Feb 11, 2019 | By Alice Gividen
Songs such as U2’s “Where the Streets Have No Name” and Muse’s “Apocalypse Please” established a rather conflicting tone for the collection, which makes sense in this time of so many triumphs and tragedies. In his show notes, Christopher Bailey tipped his pageboy cap to the England of Bill Brandt, the photographer whose images captured the country’s austerity in the years immediately following World War II. The obvious and implied “make the best in worst times” lesson soon became clear with clothes that remained disheveled but chic. Outerwear of the sort that might be seen on dock workers in the north of England, had tones of “don’t-mess-with-me” aggressiveness. Bold pops of color on interior flaps, and razor sharp silhouettes contributed to this combative attitude. The cabled knitwear and patchwork Fair Isle sweaters were rooted in a frugal, hand-made reality. Washed cotton shirts with pleated fronts and little ties were right out of a Thomas Hardy story, giving the normal dose of romanticism to Bailey’s aesthetic. Velvet suits, also washed, in bottle green and midnight blue, had an exhausted glamor about them. The Fair Isle cummerbunds were probably the biggest triumph, proving that the most pleasant surprises can sometimes rise out of the most unconventional.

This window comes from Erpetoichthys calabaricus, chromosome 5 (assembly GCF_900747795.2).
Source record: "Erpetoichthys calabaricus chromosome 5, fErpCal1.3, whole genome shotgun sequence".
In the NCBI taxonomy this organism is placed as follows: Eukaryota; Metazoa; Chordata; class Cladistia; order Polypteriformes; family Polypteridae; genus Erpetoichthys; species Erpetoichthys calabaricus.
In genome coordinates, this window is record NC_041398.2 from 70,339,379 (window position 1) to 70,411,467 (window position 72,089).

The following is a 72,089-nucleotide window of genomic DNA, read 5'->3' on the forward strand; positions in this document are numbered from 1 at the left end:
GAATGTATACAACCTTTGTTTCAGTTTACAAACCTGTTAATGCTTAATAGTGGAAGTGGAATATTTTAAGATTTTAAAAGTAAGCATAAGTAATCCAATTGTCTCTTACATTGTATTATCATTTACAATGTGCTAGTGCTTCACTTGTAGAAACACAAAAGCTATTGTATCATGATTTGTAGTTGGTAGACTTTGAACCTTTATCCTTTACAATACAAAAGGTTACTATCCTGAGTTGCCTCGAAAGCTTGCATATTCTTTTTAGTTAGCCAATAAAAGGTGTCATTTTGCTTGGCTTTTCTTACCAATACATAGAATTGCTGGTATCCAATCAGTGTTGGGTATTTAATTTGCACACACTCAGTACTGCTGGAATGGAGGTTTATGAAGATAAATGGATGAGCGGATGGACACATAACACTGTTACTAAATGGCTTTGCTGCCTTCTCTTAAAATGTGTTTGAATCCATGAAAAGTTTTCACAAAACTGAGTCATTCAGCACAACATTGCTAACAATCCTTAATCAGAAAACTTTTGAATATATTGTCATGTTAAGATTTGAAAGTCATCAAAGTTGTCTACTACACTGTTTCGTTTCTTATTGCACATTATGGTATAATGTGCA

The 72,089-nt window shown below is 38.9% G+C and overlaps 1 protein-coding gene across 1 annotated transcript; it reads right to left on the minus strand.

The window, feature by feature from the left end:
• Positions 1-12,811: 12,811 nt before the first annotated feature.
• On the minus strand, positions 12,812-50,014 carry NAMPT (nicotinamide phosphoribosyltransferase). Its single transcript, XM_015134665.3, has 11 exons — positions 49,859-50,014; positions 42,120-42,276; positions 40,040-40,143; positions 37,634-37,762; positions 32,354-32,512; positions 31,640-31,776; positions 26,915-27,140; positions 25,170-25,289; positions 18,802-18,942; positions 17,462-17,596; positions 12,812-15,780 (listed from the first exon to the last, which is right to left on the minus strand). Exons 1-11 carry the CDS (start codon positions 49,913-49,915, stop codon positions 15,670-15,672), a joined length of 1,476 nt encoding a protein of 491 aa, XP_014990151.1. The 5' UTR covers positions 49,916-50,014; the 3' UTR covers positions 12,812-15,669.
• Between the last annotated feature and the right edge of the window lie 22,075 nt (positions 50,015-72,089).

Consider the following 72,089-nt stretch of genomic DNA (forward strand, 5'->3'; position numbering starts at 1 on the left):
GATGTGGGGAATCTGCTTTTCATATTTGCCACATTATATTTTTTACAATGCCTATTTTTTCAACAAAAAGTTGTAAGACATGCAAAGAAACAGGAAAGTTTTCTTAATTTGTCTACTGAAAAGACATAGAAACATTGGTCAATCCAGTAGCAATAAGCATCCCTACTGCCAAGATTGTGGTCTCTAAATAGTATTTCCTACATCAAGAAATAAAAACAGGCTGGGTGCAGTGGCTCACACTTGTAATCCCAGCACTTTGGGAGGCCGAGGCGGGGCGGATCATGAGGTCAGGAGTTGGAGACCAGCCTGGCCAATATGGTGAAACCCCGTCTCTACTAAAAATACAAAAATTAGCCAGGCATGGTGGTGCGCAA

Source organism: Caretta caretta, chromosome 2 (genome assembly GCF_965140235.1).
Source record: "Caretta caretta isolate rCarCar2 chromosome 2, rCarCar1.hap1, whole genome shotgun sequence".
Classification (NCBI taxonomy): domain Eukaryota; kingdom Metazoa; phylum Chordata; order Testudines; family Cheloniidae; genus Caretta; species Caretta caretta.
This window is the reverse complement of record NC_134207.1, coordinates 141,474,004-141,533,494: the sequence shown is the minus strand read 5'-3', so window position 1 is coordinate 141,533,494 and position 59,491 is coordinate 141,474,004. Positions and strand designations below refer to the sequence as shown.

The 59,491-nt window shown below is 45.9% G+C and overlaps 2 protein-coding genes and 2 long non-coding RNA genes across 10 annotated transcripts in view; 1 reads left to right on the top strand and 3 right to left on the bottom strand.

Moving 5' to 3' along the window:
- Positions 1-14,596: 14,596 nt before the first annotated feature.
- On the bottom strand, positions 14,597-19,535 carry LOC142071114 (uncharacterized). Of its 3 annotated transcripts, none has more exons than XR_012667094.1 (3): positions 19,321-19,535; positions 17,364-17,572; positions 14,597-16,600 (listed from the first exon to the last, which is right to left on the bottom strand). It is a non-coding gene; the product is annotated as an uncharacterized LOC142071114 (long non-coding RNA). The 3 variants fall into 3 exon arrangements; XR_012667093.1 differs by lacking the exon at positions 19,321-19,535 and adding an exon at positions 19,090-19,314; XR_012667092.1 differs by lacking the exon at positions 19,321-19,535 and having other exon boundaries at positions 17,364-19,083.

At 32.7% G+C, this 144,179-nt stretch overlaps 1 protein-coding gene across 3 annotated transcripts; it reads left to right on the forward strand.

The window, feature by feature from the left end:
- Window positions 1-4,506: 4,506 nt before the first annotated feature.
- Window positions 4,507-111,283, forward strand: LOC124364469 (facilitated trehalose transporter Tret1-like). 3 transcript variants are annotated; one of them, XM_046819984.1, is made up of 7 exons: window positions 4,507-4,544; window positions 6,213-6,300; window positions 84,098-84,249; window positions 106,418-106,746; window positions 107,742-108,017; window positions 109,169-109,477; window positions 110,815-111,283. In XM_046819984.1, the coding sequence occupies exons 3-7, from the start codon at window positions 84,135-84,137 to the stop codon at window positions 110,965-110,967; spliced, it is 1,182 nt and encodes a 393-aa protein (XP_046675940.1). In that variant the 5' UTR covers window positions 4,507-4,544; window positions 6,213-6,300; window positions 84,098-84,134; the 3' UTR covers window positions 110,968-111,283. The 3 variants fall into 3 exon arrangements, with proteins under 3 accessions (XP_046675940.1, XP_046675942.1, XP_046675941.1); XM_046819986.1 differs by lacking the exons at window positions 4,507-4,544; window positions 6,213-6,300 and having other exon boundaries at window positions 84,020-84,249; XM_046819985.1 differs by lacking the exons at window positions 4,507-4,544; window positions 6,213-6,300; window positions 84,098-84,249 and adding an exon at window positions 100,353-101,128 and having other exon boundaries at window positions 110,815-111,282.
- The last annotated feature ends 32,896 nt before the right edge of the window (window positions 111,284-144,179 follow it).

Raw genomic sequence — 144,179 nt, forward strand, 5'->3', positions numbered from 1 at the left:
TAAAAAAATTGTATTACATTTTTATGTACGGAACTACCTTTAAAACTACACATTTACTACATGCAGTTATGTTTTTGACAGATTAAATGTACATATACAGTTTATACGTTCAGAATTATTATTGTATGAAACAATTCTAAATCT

Know what’s next. Become a WGSN member today to benefit from our daily trend intelligence, retail analytics, consumer insights and bespoke consultancy services.